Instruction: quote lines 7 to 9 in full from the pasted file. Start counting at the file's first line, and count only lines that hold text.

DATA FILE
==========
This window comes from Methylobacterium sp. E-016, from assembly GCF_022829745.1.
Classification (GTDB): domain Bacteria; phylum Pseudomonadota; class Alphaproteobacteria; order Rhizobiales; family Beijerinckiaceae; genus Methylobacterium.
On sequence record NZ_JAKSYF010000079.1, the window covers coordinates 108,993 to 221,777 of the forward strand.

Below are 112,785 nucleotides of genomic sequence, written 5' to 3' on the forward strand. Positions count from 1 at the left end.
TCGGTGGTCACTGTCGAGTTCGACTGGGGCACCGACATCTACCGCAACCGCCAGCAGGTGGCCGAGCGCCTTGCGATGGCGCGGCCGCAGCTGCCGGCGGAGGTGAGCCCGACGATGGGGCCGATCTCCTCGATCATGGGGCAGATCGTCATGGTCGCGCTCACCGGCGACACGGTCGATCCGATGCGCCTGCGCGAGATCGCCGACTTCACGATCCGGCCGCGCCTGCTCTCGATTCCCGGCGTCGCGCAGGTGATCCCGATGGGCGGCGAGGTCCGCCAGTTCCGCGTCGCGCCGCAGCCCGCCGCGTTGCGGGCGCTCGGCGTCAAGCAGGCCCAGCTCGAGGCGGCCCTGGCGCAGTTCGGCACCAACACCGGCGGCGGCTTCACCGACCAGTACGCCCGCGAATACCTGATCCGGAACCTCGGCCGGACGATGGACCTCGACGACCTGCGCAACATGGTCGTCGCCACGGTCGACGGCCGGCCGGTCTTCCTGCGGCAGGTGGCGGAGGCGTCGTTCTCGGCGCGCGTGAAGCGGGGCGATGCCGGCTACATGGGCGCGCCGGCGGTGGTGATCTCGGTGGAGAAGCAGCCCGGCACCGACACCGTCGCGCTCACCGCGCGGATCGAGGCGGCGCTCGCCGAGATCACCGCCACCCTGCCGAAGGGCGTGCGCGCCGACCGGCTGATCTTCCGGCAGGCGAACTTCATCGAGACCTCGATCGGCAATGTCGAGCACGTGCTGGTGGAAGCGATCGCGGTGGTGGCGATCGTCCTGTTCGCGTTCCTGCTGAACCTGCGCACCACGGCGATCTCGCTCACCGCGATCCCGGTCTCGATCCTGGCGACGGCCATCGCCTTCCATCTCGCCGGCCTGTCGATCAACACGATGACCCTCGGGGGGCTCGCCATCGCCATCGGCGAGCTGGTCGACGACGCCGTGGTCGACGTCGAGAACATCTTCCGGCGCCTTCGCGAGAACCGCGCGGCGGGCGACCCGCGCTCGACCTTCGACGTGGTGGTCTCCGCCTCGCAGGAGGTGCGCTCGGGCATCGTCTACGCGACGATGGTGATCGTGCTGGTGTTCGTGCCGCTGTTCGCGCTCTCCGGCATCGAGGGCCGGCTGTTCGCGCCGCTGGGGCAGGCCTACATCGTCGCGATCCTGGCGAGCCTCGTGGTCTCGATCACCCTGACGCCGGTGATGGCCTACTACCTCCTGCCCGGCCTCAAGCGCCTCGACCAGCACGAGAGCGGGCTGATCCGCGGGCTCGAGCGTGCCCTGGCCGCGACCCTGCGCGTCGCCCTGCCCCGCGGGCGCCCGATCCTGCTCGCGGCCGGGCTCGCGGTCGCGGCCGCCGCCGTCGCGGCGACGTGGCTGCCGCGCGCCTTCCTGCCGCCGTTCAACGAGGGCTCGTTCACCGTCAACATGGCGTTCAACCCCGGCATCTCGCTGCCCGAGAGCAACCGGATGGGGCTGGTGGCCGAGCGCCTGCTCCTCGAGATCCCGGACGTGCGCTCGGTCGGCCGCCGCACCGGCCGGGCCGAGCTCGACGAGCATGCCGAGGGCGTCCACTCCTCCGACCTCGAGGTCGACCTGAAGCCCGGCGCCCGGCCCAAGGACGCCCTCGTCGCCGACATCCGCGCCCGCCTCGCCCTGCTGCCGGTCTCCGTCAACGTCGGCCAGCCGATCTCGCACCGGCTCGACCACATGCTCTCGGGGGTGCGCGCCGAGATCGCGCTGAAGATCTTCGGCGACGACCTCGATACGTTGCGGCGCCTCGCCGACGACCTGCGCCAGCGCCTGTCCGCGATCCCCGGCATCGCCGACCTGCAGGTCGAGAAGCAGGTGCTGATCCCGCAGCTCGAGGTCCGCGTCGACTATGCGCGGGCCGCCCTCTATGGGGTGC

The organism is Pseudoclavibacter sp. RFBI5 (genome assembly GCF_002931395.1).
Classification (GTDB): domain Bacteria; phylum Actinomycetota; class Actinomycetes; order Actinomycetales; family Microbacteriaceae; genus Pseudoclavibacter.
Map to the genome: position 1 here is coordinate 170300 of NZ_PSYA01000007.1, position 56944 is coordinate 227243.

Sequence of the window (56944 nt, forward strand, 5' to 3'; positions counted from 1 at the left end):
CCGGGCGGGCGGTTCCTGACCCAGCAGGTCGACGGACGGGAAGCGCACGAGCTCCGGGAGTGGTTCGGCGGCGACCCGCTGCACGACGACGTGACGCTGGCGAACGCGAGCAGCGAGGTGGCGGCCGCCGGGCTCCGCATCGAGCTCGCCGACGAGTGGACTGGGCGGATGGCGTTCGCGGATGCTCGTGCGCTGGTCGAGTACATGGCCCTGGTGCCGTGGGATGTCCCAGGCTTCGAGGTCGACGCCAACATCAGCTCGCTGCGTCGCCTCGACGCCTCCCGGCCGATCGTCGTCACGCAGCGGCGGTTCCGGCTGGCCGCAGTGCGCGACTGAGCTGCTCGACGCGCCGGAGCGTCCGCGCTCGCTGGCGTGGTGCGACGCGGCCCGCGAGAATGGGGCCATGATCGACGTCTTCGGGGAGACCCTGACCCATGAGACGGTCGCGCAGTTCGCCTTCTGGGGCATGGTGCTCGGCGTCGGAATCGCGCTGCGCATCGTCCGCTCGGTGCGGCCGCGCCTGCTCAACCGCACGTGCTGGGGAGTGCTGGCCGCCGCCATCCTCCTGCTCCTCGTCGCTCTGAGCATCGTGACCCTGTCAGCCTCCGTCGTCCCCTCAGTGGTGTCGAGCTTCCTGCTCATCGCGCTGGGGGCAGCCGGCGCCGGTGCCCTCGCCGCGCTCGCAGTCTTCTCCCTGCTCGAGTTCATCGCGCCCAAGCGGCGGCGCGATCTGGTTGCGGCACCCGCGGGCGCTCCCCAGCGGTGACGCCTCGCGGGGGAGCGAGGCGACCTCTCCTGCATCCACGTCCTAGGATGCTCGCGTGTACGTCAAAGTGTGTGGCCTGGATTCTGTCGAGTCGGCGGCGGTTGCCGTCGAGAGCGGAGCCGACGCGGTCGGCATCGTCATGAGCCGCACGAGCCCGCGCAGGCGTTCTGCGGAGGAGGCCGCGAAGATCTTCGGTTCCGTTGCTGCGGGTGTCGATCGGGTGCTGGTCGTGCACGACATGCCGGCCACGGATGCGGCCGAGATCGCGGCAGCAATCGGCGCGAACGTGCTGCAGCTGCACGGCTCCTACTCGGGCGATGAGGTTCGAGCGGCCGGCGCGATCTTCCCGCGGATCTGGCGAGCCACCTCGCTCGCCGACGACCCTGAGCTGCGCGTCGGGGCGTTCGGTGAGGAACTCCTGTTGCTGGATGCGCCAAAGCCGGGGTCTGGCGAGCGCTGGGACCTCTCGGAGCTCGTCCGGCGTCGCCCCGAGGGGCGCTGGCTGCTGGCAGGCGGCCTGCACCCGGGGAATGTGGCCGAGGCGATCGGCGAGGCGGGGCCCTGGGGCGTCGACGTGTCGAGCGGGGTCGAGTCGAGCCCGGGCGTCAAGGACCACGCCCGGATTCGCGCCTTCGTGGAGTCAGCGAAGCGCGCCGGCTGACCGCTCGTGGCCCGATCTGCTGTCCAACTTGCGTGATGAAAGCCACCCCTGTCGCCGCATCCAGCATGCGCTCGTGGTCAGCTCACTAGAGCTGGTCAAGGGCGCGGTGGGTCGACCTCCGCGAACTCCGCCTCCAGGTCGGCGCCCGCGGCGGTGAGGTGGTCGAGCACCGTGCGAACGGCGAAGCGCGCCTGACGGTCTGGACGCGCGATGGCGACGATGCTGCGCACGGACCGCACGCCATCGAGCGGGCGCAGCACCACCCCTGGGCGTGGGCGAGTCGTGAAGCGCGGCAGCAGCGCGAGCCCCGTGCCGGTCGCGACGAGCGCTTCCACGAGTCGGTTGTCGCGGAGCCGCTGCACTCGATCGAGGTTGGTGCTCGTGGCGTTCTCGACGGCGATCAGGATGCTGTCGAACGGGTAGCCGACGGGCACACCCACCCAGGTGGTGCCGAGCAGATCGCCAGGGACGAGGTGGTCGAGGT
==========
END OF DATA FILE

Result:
Classification (GTDB): domain Bacteria; phylum Actinomycetota; class Actinomycetes; order Actinomycetales; family Microbacteriaceae; genus Pseudoclavibacter.
Map to the genome: position 1 here is coordinate 170300 of NZ_PSYA01000007.1, position 56944 is coordinate 227243.

Sequence of the window (56944 nt, forward strand, 5' to 3'; positions counted from 1 at the left end):